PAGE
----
Japanese Foreign Minister Taro Kono on Tuesday expressed willingness to step up efforts to prepare for Chinese President Xi Jinping's planned state visit to Japan next spring, during a meeting with his Chinese counterpart Wang Yi.

Their talks on the fringes of a three-way gathering with South Korea at a resort area in Beijing were also focused on regional issues including North Korea and other possible fields of cooperation.

To make successful Xi's possible visit to Japan as a state guest, "I would like to exchange views in a candid manner" with China about bilateral concerns, Kono told Wang at the outset of the meeting.

When they last met in early August on the sidelines of gatherings related to the Association of Southeast Asian Nations in Bangkok, Wang and Kono agreed to make coordinated efforts for the success of Xi's first state visit to Japan since coming to power in 2013.

On the reginal security front, North Korea has repeatedly launched projectiles including short-range ballistic missiles off its east coast since July 25, in protest of a South Korea-U.S. joint military drill that started earlier this month.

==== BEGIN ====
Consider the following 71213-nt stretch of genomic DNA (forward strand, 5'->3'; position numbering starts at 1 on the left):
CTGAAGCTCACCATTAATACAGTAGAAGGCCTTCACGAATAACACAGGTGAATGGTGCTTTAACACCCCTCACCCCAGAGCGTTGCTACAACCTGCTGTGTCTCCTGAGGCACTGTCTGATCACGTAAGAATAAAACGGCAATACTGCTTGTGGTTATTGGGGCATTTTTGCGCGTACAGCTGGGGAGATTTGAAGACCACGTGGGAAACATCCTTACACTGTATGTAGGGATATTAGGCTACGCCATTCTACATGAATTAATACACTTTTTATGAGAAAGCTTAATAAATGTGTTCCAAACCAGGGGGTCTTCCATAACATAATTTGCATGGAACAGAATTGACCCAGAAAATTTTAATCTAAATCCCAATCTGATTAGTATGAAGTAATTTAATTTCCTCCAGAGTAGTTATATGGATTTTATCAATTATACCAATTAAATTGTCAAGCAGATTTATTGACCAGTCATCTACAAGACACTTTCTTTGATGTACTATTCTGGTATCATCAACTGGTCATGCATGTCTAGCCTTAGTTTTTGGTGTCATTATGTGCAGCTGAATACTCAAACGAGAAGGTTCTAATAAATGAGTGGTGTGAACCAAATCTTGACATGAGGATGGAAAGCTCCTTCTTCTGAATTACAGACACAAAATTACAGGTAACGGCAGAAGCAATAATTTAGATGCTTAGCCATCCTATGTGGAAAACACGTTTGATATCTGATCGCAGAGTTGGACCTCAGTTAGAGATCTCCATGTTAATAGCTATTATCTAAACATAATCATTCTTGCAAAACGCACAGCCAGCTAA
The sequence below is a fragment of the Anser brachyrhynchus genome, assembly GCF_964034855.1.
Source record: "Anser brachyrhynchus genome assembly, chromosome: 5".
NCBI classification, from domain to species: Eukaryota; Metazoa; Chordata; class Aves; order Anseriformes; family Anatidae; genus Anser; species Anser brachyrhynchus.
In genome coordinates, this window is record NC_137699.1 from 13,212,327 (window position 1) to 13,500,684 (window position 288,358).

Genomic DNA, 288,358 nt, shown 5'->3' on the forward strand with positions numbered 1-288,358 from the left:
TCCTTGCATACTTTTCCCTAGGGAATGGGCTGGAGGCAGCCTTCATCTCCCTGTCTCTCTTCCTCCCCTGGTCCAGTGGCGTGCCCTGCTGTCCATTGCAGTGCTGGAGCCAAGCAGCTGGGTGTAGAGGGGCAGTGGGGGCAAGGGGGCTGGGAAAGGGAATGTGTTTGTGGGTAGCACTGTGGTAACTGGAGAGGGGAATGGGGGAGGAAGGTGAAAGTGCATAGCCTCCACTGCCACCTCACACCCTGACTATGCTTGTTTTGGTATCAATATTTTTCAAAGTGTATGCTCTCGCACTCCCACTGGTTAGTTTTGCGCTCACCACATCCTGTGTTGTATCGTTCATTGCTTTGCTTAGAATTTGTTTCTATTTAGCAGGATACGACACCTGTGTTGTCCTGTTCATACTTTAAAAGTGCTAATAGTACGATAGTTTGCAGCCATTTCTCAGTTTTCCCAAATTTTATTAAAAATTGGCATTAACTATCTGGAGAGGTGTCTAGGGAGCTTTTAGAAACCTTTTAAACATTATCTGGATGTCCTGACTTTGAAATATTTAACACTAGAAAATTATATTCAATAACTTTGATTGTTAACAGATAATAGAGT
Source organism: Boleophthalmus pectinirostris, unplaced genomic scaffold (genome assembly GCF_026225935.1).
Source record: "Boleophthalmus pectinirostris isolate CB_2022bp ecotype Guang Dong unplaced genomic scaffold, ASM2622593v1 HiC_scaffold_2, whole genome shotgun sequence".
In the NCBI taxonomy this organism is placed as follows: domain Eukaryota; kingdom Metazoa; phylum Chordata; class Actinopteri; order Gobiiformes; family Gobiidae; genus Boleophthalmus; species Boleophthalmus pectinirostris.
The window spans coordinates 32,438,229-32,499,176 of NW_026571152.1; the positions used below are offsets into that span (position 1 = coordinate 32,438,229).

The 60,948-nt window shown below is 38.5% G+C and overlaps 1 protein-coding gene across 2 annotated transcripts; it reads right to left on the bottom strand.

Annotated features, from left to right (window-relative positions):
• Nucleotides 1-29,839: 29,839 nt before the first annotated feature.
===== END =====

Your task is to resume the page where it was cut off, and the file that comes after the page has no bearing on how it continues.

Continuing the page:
Senior Japanese officials labeled the launches "grave threats and a serious matter to our country," while China has continued to urge all parties to engage in dialogue.

On Wednesday, Wang, Kono and their South Korean counterpart Kang Kyung Wha will also likely discuss North Korea, in what will be the first three-way meeting since August 2016.

The meeting comes as ties between Japan and South Korea have sunk to the lowest in years due to disputes over wartime history and trade policy. Kono and Kang met in early August at the ASEAN gathering in Bangkok but failed to resolve the bilateral spat.

The trilateral meeting comes after diplomatic sources said that the foreign ministers would coordinate the schedule for their leaders' summit chaired by Chinese Premier Li Keqiang in December.

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